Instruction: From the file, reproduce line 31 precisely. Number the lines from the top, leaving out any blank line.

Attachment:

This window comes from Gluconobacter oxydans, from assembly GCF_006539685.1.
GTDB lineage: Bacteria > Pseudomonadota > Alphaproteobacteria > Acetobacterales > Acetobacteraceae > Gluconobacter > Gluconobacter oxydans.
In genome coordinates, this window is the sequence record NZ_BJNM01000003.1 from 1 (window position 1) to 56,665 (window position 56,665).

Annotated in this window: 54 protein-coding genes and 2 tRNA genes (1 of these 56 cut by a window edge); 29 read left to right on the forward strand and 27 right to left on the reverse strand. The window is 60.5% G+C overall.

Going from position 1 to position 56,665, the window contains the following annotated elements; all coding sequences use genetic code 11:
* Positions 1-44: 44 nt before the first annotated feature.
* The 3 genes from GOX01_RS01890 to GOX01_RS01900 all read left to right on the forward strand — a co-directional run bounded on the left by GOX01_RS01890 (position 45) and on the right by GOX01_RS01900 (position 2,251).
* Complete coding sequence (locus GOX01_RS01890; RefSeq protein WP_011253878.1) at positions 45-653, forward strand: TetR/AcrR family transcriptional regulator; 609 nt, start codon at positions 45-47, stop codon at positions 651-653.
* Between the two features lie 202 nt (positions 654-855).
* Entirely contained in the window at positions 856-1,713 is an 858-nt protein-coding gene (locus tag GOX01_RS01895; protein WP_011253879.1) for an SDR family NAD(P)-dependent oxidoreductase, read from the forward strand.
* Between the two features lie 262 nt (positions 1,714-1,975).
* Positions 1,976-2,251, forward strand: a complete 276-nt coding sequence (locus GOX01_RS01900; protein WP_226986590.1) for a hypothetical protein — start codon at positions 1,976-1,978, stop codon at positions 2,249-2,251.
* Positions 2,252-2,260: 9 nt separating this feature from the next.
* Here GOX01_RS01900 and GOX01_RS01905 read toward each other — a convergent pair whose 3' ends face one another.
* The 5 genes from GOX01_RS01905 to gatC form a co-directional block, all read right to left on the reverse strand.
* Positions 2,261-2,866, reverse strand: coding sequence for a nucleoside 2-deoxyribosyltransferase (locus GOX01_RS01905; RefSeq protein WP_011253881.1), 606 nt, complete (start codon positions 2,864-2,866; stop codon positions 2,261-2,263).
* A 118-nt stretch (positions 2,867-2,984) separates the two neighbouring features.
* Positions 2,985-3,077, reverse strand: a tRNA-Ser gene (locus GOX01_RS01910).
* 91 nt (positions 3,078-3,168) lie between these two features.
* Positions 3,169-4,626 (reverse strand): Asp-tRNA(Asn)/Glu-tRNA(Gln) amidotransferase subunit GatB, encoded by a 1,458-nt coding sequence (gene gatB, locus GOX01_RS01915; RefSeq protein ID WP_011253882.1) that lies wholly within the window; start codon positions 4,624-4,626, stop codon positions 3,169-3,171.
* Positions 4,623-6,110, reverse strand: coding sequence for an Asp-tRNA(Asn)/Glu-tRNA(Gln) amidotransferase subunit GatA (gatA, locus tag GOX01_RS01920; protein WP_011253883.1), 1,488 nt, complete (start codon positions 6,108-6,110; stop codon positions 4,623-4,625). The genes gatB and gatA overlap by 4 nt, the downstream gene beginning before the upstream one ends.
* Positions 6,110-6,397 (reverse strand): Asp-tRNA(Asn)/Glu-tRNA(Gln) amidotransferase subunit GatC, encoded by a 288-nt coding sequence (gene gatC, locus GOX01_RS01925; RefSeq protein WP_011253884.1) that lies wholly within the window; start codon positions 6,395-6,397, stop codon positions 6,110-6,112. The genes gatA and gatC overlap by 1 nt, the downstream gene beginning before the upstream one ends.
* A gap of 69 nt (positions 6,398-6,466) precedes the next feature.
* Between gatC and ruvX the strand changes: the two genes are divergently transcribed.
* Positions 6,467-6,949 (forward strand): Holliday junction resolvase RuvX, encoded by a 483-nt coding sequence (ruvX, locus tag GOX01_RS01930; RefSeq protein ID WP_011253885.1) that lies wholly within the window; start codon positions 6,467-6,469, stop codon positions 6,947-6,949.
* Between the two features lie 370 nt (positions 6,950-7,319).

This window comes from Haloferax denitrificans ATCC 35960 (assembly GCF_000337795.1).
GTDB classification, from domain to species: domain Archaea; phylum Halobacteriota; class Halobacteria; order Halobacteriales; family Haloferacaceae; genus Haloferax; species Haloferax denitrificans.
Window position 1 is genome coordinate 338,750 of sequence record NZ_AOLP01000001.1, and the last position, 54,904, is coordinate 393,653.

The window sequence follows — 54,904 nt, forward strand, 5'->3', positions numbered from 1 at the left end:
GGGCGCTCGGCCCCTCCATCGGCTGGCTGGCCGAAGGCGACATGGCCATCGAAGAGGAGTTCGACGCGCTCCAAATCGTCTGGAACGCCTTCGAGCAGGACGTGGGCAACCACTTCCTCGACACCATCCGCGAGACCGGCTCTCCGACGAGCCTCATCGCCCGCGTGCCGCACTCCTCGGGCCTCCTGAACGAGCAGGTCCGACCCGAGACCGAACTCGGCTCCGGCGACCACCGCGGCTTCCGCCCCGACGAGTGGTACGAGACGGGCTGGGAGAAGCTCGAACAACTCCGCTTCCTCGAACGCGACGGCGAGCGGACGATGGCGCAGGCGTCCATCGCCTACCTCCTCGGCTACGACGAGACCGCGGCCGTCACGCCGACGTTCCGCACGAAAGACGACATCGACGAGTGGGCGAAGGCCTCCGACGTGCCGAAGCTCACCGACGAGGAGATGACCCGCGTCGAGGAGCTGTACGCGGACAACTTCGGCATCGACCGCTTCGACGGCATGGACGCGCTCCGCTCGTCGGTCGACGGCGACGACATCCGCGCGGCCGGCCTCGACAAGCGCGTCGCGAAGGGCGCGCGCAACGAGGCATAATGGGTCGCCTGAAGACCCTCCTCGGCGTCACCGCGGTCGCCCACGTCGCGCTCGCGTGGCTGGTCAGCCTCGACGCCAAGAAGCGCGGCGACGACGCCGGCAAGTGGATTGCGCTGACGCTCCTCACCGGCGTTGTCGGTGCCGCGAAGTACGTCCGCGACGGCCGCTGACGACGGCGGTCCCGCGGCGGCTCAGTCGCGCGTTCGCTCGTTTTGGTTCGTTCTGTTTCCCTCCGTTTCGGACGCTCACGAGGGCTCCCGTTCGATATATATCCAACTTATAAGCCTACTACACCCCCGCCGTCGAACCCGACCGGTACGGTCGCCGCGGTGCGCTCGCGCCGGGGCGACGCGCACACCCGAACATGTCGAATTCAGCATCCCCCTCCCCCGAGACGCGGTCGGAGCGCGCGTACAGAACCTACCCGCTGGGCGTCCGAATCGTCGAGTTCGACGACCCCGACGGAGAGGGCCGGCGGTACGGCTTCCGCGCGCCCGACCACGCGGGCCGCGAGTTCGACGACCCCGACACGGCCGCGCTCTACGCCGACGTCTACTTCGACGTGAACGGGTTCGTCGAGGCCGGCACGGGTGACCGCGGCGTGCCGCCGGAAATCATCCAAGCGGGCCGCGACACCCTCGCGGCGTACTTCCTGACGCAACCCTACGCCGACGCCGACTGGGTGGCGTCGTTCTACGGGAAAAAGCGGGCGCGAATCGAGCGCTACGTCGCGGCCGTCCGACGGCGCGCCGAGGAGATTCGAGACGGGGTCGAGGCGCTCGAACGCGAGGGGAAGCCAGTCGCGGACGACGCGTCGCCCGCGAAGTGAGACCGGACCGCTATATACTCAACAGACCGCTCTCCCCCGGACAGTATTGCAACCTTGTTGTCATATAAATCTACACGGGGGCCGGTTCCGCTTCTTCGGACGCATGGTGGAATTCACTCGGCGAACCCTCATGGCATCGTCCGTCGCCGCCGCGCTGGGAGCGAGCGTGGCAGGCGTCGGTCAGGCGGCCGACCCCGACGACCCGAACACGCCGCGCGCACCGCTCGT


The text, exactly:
GGGCGCTCGGCCCCTCCATCGGCTGGCTGGCCGAAGGCGACATGGCCATCGAAGAGGAGTTCGACGCGCTCCAAATCGTCTGGAACGCCTTCGAGCAGGACGTGGGCAACCACTTCCTCGACACCATCCGCGAGACCGGCTCTCCGACGAGCCTCATCGCCCGCGTGCCGCACTCCTCGGGCCTCCTGAACGAGCAGGTCCGACCCGAGACCGAACTCGGCTCCGGCGACCACCGCGGCTTCCGCCCCGACGAGTGGTACGAGACGGGCTGGGAGAAGCTCGAACAACTCCGCTTCCTCGAACGCGACGGCGAGCGGACGATGGCGCAGGCGTCCATCGCCTACCTCCTCGGCTACGACGAGACCGCGGCCGTCACGCCGACGTTCCGCACGAAAGACGACATCGACGAGTGGGCGAAGGCCTCCGACGTGCCGAAGCTCACCGACGAGGAGATGACCCGCGTCGAGGAGCTGTACGCGGACAACTTCGGCATCGACCGCTTCGACGGCATGGACGCGCTCCGCTCGTCGGTCGACGGCGACGACATCCGCGCGGCCGGCCTCGACAAGCGCGTCGCGAAGGGCGCGCGCAACGAGGCATAATGGGTCGCCTGAAGACCCTCCTCGGCGTCACCGCGGTCGCCCACGTCGCGCTCGCGTGGCTGGTCAGCCTCGACGCCAAGAAGCGCGGCGACGACGCCGGCAAGTGGATTGCGCTGACGCTCCTCACCGGCGTTGTCGGTGCCGCGAAGTACGTCCGCGACGGCCGCTGACGACGGCGGTCCCGCGGCGGCTCAGTCGCGCGTTCGCTCGTTTTGGTTCGTTCTGTTTCCCTCCGTTTCGGACGCTCACGAGGGCTCCCGTTCGATATATATCCAACTTATAAGCCTACTACACCCCCGCCGTCGAACCCGACCGGTACGGTCGCCGCGGTGCGCTCGCGCCGGGGCGACGCGCACACCCGAACATGTCGAATTCAGCATCCCCCTCCCCCGAGACGCGGTCGGAGCGCGCGTACAGAACCTACCCGCTGGGCGTCCGAATCGTCGAGTTCGACGACCCCGACGGAGAGGGCCGGCGGTACGGCTTCCGCGCGCCCGACCACGCGGGCCGCGAGTTCGACGACCCCGACACGGCCGCGCTCTACGCCGACGTCTACTTCGACGTGAACGGGTTCGTCGAGGCCGGCACGGGTGACCGCGGCGTGCCGCCGGAAATCATCCAAGCGGGCCGCGACACCCTCGCGGCGTACTTCCTGACGCAACCCTACGCCGACGCCGACTGGGTGGCGTCGTTCTACGGGAAAAAGCGGGCGCGAATCGAGCGCTACGTCGCGGCCGTCCGACGGCGCGCCGAGGAGATTCGAGACGGGGTCGAGGCGCTCGAACGCGAGGGGAAGCCAGTCGCGGACGACGCGTCGCCCGCGAAGTGAGACCGGACCGCTATATACTCAACAGACCGCTCTCCCCCGGACAGTATTGCAACCTTGTTGTCATATAAATCTACACGGGGGCCGGTTCCGCTTCTTCGGACGCATGGTGGAATTCACTCGGCGAACCCTCATGGCATCGTCCGTCGCCGCCGCGCTGGGAGCGAGCGTGGCAGGCGTCGGTCAGGCGGCCGACCCCGACGACCCGAACACGCCGCGCGCACCGCTCGT